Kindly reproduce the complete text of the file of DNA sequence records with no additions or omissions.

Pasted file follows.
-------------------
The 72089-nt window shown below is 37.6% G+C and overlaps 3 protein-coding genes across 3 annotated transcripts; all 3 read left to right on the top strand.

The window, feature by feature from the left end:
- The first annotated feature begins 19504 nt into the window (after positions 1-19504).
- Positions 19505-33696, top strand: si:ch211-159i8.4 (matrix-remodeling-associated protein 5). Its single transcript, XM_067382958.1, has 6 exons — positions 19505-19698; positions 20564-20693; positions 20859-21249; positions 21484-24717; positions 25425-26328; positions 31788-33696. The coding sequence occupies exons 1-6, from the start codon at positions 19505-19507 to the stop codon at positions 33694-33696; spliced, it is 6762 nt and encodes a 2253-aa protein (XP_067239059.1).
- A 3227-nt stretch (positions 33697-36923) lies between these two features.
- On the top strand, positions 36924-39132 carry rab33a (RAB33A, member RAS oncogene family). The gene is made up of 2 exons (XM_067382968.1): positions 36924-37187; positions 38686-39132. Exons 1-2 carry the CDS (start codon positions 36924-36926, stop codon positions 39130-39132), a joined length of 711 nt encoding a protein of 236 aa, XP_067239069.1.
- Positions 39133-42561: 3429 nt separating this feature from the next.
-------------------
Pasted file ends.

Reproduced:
The 72089-nt window shown below is 37.6% G+C and overlaps 3 protein-coding genes across 3 annotated transcripts; all 3 read left to right on the top strand.

The window, feature by feature from the left end:
- The first annotated feature begins 19504 nt into the window (after positions 1-19504).
- Positions 19505-33696, top strand: si:ch211-159i8.4 (matrix-remodeling-associated protein 5). Its single transcript, XM_067382958.1, has 6 exons — positions 19505-19698; positions 20564-20693; positions 20859-21249; positions 21484-24717; positions 25425-26328; positions 31788-33696. The coding sequence occupies exons 1-6, from the start codon at positions 19505-19507 to the stop codon at positions 33694-33696; spliced, it is 6762 nt and encodes a 2253-aa protein (XP_067239059.1).
- A 3227-nt stretch (positions 33697-36923) lies between these two features.
- On the top strand, positions 36924-39132 carry rab33a (RAB33A, member RAS oncogene family). The gene is made up of 2 exons (XM_067382968.1): positions 36924-37187; positions 38686-39132. Exons 1-2 carry the CDS (start codon positions 36924-36926, stop codon positions 39130-39132), a joined length of 711 nt encoding a protein of 236 aa, XP_067239069.1.
- Positions 39133-42561: 3429 nt separating this feature from the next.